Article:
return xmlResult.toString();
	}

	public static String formatContactInXml(Contact contact){

		StringBuilder result = new StringBuilder();

		result.append("");
		result.append("" + contact.getId() + "");
		result.append("" + contact.getName() + "");
		result.append("" + contact.getEmailId() + "");
		result.append("" + contact.getPhoneNumber() + "");
		result.append("");
		return result.toString();
	}

	public static String formatNullContactInXml(String contactId){

		StringBuilder result = new StringBuilder();
		result.append("");
		result.append("EMPTY CONTACT FOR " + contactId);
		result.append("");
		return result.toString();
	}

	public static String formatContactsInPlain(Set allContacts){

		StringBuilder xmlResult = new StringBuilder();
		xmlResult.append("[contacts]");

		Iterator iterator = allContacts.iterator();
		while (iterator.hasNext()){

			Contact aContact = iterator.next();
			String contactAsXml = formatContactInPlain(aContact);
			xmlResult.append(contactAsXml);
		}
		xmlResult.append("[contacts]");
		return xmlResult.toString();
	}

	public static String formatContactInPlain(Contact contact){

		StringBuilder result = new StringBuilder();

		result.append("[contact]");
		result.append("[id]" + contact.getId() + "[id]");
		result.append("[name]" + contact.getName() + "[name]");
		result.append("[emailId]" + contact.getEmailId() + "[emailId]");
		result.append("[phoneNumber]" + contact.getPhoneNumber() + "[phoneNumber]");
		result.append("[contact]");
		return result.toString();
	}

}

Note that the above class provides variety of utility methods for formatting contact objects in plain and xml formats. Now, we will come to the core class which we will used by the client and that simply act as a delegate in delegating the calls to the service objects. Have a look at the class definition below.

package net.javabeat.articles.spring.rest.contacts;

import java.util.Set;

import javax.ws.rs.DELETE;
import javax.ws.rs.GET;
import javax.ws.rs.POST;
import javax.ws.rs.Path;
import javax.ws.rs.PathParam;
import javax.ws.rs.Produces;
import javax.ws.rs.QueryParam;
import javax.ws.rs.core.MediaType;

@Path("contact-manager")
public class ContactManager {

	private ContactService contactSevice;

	public ContactManager(){
		contactSevice = new ContactServiceImpl();
	}

	@GET
	@Produces(MediaType.TEXT_XML)
	@Path("contacts")
	public String getContactsInXmlFormat(){

		Set allContacts = contactSevice.getAllContacts();
		return ContactsFormatter.formatContactsInXml(allContacts);
	}

	@GET
	@Produces(MediaType.TEXT_PLAIN)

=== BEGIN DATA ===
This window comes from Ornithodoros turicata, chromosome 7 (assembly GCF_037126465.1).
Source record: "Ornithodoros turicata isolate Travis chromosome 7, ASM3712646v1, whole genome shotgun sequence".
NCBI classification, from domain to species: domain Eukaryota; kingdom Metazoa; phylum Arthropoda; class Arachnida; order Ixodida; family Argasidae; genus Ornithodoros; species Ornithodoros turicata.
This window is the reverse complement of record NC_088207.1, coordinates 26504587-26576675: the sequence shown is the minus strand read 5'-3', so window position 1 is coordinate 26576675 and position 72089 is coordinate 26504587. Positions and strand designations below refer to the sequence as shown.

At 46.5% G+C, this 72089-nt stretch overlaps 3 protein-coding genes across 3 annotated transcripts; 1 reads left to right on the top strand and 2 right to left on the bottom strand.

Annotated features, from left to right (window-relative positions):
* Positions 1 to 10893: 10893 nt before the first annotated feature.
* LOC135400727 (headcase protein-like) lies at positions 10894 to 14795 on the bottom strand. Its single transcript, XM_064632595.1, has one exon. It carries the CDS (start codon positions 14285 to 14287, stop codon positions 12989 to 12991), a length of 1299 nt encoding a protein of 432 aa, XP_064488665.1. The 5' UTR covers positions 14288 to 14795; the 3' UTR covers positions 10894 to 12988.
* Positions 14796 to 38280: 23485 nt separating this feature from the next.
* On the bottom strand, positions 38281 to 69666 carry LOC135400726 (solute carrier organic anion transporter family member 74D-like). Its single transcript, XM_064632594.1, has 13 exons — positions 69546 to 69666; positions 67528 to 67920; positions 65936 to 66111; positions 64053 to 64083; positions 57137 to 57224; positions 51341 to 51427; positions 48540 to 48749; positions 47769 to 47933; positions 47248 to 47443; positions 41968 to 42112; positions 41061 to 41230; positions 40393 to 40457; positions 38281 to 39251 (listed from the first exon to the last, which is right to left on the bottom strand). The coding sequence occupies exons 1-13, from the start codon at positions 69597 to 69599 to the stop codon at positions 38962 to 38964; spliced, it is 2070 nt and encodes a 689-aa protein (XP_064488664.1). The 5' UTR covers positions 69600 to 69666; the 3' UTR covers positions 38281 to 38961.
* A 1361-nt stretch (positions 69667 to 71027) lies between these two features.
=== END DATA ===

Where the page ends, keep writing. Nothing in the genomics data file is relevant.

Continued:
@Path("contacts")
	public String getContactsInPlainFormat(){

		Set allContacts = contactSevice.getAllContacts();
		return ContactsFormatter.formatContactsInPlain(allContacts);
	}

	@GET
	@Produces(MediaType.TEXT_XML)
	@Path("contacts/{contactId}")
	public String getContactById(@PathParam("contactId") String contactId){

		Contact contact = contactSevice.getContactById(contactId);
		if (contact == null){
			return ContactsFormatter.formatNullContactInXml(contactId);
		}else{
			return ContactsFormatter.formatContactInXml(contact);
		}
	}

	@GET
	@Produces(MediaType.TEXT_XML)
	@Path("contacts/contact")
	public String getContactByName(@QueryParam("contactName") String contactName){

		Set allContacts = contactSevice.getContactsByName(contactName);
		if (allContacts == null || allContacts.isEmpty()){
			return ContactsFormatter.formatNullContactInXml(contactName);
		}else{
			return ContactsFormatter.formatContactsInXml(allContacts);
		}
	}

	@POST
	@Produces(MediaType.TEXT_XML)
	@Path("contacts/newContact")
	public String newContact(
		@QueryParam("contactName") String contactName,
		@QueryParam("contactEmailId") String contactEmailId,
		@QueryParam("contactPhoneNumber") String contactPhoneNumber){

		Contact createdContact = contactSevice.newContact(contactName, contactEmailId, contactPhoneNumber);
		return ContactsFormatter.formatContactInXml(createdContact);
	}

	@DELETE
	@Path("contacts/deleteContact/{contactId}")
	@Produces(MediaType.TEXT_PLAIN)
	public String deleteContact(@PathParam("contactId") String contactId){

		boolean deleteResult = contactSevice.deleteContact(contactId);
		if (deleteResult){
			return "SUCCESS";
		}else{
			return "FAILURE";
		}
	}
}

There are lot many additions to this manager class. First of all, it illustrates the usage of update operations on the server through its POST and DELETE http methods. Secondly it illustrates the usage of two new annotations which are ‘QueryParam’ and ‘PathParam’. We will see the significance of these annotations here.
Let us say, in the URL ‘A/B/C?p=q’, there is a query parameter ‘p’ and the value for the parameter is ‘q’. Now if such a URL having query parameters, reaching a business method, then it is possible to extract the query parameter using the ‘@QueryParam’ annotation. For example, in the business method ‘getContactByName’, we have designated the method level parameter ‘contactName’ using the ‘@QueryParam’ annotation. This means that the URL ‘contact-manager/contacts/contact’ hitting the business method getContactByName() is expected to have a query parameter ‘contactName’ with a valid contact name like ‘contact-manager/contacts/contact?contactName=testContact’ and the value for the parameter ‘contactName’ will get injected into the method-level variable ‘contactName’.